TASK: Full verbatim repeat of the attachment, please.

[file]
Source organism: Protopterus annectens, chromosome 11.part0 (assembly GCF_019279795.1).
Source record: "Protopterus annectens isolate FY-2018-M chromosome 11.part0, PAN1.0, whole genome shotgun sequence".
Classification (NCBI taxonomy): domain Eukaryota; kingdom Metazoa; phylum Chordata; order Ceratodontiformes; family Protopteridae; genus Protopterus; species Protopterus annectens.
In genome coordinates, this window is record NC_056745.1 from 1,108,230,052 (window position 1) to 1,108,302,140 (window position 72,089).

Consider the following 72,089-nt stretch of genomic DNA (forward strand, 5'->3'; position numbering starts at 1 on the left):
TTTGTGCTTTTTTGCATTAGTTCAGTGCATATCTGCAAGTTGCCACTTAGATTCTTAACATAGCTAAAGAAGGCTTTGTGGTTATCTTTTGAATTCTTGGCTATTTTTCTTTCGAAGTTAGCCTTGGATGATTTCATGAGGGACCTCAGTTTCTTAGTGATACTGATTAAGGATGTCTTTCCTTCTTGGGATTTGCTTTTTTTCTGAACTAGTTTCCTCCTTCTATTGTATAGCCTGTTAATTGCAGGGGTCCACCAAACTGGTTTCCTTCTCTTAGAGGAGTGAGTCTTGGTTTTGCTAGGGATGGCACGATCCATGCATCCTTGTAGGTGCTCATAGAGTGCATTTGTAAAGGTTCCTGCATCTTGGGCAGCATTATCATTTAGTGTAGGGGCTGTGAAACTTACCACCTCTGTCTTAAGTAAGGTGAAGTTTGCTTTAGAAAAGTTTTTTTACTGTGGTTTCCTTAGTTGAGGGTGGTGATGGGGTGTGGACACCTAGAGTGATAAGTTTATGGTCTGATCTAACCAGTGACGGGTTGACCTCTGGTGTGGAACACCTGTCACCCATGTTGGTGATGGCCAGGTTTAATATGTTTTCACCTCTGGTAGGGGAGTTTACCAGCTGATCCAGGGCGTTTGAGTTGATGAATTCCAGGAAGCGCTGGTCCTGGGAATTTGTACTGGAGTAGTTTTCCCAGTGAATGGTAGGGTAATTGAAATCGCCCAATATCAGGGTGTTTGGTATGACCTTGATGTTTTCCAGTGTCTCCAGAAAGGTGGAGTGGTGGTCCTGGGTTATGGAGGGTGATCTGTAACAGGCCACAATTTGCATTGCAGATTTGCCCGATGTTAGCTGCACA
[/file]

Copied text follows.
Source organism: Protopterus annectens, chromosome 11.part0 (assembly GCF_019279795.1).
Source record: "Protopterus annectens isolate FY-2018-M chromosome 11.part0, PAN1.0, whole genome shotgun sequence".
Classification (NCBI taxonomy): domain Eukaryota; kingdom Metazoa; phylum Chordata; order Ceratodontiformes; family Protopteridae; genus Protopterus; species Protopterus annectens.
In genome coordinates, this window is record NC_056745.1 from 1,108,230,052 (window position 1) to 1,108,302,140 (window position 72,089).

Consider the following 72,089-nt stretch of genomic DNA (forward strand, 5'->3'; position numbering starts at 1 on the left):
TTTGTGCTTTTTTGCATTAGTTCAGTGCATATCTGCAAGTTGCCACTTAGATTCTTAACATAGCTAAAGAAGGCTTTGTGGTTATCTTTTGAATTCTTGGCTATTTTTCTTTCGAAGTTAGCCTTGGATGATTTCATGAGGGACCTCAGTTTCTTAGTGATACTGATTAAGGATGTCTTTCCTTCTTGGGATTTGCTTTTTTTCTGAACTAGTTTCCTCCTTCTATTGTATAGCCTGTTAATTGCAGGGGTCCACCAAACTGGTTTCCTTCTCTTAGAGGAGTGAGTCTTGGTTTTGCTAGGGATGGCACGATCCATGCATCCTTGTAGGTGCTCATAGAGTGCATTTGTAAAGGTTCCTGCATCTTGGGCAGCATTATCATTTAGTGTAGGGGCTGTGAAACTTACCACCTCTGTCTTAAGTAAGGTGAAGTTTGCTTTAGAAAAGTTTTTTTACTGTGGTTTCCTTAGTTGAGGGTGGTGATGGGGTGTGGACACCTAGAGTGATAAGTTTATGGTCTGATCTAACCAGTGACGGGTTGACCTCTGGTGTGGAACACCTGTCACCCATGTTGGTGATGGCCAGGTTTAATATGTTTTCACCTCTGGTAGGGGAGTTTACCAGCTGATCCAGGGCGTTTGAGTTGATGAATTCCAGGAAGCGCTGGTCCTGGGAATTTGTACTGGAGTAGTTTTCCCAGTGAATGGTAGGGTAATTGAAATCGCCCAATATCAGGGTGTTTGGTATGACCTTGATGTTTTCCAGTGTCTCCAGAAAGGTGGAGTGGTGGTCCTGGGTTATGGAGGGTGATCTGTAACAGGCCACAATTTGCATTGCAGATTTGCCCGATGTTAGCTGCACA